FIG. 4 is a diagram schematically illustrating the configuration of a microfocus X-ray CT apparatus. Although there is no particular limitation, an example in which the zone plate (whose spatial resolution is 30 nm) used in the first example above is employed as a lens for converging an X-ray beam will be described. The X-rays from an X-ray source 200 are brought to a focal point (30 nm) in front of the sample 201 using a zone plate 203. A secondary X image of absorptivity μ can be obtained with a high resolution by rotating the sample 201 about the y axis very near the focal point. A three-dimensional CT image is obtained by moving the sample 201 in the direction of the z axis (optic axis), by way of example. It should be noted that the angle of rotation of the sample 201 is not limited to 360° and may be an angle smaller than 360°. In the arrangements of FIGS. 3 and 4, the X-ray intensity detected by the detector 202 corresponds to the integrated value of amount of absorption along the path of X-ray transmission.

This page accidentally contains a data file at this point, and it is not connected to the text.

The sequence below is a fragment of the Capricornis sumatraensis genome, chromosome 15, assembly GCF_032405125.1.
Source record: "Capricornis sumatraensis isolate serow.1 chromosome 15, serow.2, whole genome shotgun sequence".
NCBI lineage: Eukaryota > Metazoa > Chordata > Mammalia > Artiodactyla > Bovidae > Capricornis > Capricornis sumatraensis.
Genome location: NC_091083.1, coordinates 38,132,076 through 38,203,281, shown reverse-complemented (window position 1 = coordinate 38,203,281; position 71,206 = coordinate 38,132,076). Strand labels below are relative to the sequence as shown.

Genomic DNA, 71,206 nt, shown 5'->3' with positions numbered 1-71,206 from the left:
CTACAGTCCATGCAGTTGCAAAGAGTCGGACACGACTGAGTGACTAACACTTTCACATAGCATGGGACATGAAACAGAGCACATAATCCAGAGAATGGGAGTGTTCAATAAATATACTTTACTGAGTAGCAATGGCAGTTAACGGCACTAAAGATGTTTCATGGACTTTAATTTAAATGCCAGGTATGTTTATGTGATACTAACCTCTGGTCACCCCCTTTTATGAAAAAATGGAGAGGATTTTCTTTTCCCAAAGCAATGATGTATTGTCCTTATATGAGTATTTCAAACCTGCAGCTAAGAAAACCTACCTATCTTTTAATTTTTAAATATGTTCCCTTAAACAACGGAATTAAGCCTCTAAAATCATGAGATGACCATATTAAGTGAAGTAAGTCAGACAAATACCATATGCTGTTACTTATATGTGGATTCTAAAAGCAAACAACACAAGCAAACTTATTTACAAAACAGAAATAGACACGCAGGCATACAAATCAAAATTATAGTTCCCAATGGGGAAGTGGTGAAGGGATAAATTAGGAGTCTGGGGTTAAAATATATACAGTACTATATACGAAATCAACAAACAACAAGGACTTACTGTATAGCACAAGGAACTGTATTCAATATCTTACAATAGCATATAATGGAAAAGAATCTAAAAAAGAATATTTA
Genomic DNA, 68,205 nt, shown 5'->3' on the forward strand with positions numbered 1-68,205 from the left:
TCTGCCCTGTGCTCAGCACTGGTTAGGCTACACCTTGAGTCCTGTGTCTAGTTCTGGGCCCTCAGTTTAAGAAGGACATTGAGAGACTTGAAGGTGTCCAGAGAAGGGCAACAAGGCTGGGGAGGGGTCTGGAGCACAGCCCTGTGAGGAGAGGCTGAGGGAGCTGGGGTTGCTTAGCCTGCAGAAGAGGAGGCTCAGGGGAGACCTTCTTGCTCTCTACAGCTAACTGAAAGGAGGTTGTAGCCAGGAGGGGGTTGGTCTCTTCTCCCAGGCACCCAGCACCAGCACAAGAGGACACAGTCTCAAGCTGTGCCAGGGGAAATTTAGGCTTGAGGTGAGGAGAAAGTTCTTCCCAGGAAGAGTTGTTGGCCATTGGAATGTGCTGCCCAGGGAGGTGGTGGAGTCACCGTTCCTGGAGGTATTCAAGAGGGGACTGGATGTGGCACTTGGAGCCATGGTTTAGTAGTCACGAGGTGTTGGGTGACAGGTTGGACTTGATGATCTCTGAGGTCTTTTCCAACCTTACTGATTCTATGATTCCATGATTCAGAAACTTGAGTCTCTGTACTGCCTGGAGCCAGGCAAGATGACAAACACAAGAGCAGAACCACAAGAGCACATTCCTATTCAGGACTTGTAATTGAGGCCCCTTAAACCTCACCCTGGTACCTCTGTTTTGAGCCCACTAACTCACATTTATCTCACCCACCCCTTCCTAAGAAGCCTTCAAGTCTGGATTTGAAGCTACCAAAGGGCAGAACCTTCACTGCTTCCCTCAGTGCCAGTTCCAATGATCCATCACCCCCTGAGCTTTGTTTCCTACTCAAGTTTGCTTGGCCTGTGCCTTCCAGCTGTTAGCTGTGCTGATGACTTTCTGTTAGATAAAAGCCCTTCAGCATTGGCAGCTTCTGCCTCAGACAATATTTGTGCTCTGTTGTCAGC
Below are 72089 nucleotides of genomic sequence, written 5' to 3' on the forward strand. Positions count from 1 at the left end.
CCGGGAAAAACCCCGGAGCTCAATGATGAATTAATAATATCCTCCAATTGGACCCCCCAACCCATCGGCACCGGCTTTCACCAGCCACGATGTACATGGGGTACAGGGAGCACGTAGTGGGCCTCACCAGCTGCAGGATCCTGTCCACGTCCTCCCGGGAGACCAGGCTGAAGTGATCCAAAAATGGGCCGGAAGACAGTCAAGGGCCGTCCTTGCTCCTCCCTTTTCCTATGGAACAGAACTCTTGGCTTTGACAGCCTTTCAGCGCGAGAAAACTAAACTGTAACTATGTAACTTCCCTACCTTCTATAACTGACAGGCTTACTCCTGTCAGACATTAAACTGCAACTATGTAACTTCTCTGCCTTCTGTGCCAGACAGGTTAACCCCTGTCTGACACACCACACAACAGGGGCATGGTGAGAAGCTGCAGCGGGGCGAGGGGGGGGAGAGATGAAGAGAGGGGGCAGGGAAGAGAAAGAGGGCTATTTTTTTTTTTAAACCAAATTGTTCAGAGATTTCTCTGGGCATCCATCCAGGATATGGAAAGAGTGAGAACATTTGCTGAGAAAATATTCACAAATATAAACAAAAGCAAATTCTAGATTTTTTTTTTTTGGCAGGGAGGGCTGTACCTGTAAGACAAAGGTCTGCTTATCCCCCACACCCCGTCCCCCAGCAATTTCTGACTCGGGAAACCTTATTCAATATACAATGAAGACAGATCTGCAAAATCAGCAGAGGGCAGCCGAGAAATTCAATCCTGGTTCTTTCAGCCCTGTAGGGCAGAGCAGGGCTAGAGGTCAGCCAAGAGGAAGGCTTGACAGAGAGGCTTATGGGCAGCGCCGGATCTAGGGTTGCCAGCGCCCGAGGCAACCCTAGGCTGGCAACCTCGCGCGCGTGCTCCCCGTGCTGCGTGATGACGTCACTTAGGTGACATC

In the case of the arrangements shown in FIGS. 3 and 4, the fluorescent X-rays and penetrating X-rays from the sample 201 are not separated. The absorptivity of the X-rays therefore is calculated from the penetrating X-rays the strength of which is an order of magnitude greater in comparison with the fluorescent X-rays.

The present invention provides an arrangement for separating fluorescent X-rays from penetrating X-rays and detecting the fluorescent X-rays. FIG. 5 is a schematic view useful in describing a fluorescent X-ray CT microscope constituting a second example of the present invention. In FIG. 5 (and in FIGS. 6 and 7 as well), structural elements from the detector 202 onward, such as the A/D converter, are not shown.